Yes it is almost a forgone conclusion that having a good pistolsmith do a trigger job for you would be a more cost effective solution.


Jack Weigand's article

Sear jig that I have

CERAMIC STONES

can't find the medium ½ x ½ x 6” India stone that I use to before the ceramic stones.

Last edited by stiles; 06-14-2005 at 03:01 AM.
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  #8  
Old 06-14-2005, 06:32 AM
Chargar Chargar is offline
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Stiles..No flame, but a point of clarification, a point of agreement and a point of disagreement.

I would agree that it is absurd to insinuate that proper safety should be used only with firearms with light trigger pulls. Of course, all firearms should be handled with due regard for safety at all times. I thought I made this clear in my prior post. There is no disagreement on this and I don't think I ever said otherwise. One can only come to the conclusion that I did so, if you take one part of the post and go to seed on it to the exclusion of the rest of the post.

As to the question of how light is too light (trigger pull speaking), I am going to stick to my guns. Light triggers have their place on guns that are used for various types of competition in a controled environment. Super light triggers can be a hazard under real world (not competition) conditions. I have seen some race guns that after some wear became downright hazardous for general use. This is just my opinion based on almost 50 years with the 1911 and I will stick to it.

Now as to whether or not I looked foolish and and should or should not have taken Bob to task over his comment. This is very subjective and has more to do with feeling rather than words. Words have different impact on different people, depending on where you are in the equation. All, I can say for certain, is that I "felt" like somebody was trying to make me appear foolish.

Perhaps that was not Bob's intent. In that case I owe him an apoligy, and he has it if that is the case. However, I "felt" (there is that word again) it was his intention to be cute at my expense. That issue will never be resolved and only Bob knows for certain what was in his mind and heart when he made the comment.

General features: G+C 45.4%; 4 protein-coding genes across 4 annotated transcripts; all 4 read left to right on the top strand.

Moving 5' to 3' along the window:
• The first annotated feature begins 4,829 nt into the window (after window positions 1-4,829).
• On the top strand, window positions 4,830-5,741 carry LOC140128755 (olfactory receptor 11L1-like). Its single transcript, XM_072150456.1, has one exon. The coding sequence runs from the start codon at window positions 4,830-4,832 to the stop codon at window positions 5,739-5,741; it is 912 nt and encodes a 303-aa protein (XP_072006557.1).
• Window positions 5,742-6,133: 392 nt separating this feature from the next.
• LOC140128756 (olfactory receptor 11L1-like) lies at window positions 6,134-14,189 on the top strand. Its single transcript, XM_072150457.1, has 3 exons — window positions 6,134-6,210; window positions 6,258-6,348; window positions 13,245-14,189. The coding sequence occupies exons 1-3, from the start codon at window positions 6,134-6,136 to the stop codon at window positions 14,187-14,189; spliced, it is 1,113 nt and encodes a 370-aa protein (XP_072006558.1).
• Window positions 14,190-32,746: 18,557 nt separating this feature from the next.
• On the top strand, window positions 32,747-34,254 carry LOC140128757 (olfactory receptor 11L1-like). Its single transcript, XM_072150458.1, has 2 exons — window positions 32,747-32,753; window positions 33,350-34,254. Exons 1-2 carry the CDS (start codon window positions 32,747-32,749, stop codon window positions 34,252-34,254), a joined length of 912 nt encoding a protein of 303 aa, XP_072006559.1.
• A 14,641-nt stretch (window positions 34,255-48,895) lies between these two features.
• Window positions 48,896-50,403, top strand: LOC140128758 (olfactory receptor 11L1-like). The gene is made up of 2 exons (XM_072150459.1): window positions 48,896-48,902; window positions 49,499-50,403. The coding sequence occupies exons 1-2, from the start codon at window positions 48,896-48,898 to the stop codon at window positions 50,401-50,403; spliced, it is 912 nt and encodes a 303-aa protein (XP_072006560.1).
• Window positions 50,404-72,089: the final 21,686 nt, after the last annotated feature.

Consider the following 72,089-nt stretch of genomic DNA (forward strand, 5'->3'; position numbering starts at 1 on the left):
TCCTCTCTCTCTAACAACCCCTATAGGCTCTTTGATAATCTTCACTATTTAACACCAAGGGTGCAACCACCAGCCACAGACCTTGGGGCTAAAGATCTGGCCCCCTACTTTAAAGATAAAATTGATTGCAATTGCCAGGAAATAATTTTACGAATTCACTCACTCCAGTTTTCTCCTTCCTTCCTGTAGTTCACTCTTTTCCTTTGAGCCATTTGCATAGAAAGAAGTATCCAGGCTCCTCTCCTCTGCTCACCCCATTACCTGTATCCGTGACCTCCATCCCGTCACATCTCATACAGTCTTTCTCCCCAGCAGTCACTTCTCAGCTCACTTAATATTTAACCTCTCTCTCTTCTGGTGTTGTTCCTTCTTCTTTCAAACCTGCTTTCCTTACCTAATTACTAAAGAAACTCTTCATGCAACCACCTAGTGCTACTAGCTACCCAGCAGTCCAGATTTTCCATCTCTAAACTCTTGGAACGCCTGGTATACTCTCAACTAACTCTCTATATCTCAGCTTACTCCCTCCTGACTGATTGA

I realize I am a fresh face on this board and there is a tendency for the regulars to rally around one of their own and I understand that. However, I am not a newbie in any way shape or form to the firearms in general and the 1911 in particular. I am 63 years old and have been deeply involved in firearms as long as I can remember and competition since the age of 12. I left regular competition many years ago, due to lack of time to practice enough to keep the fine edge. I shot small bore rifle, Bullseye pistol, high power rifle, and skeet.

The Internet has enlarged our world and enabled us to know and communicate with others who share our intrests in ways not heretofore possible. I believe in basic courtsey and respect, in person and in cyber communication. In fact, these voiceless letters on a screen, make it more difficult to discern the internt of another. Special care must be taken to avoid miscommunication at all levels.

All of the foregoing is just my opinion and I could be wrong on any and all of it. I have been wrong before.

Cheers and keep em in the X-Ring
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  #9  
Old 06-14-2005, 07:17 AM
texlurch texlurch is offline
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Welcome to the board, Chargar!

Back to original question.. there is a very in-depth discussion over on THR, about the hammer-sear relationship. Very good reading and pics, if you have the time! (5 pages last time I looked.. )
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  #10  
Old 06-14-2005, 09:47 AM
medphys3 medphys3 is offline
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Quote:
Originally Posted by stiles
Also if your going to do this yourself be prepared to do this several times and go through 2-3 sears while you are learning.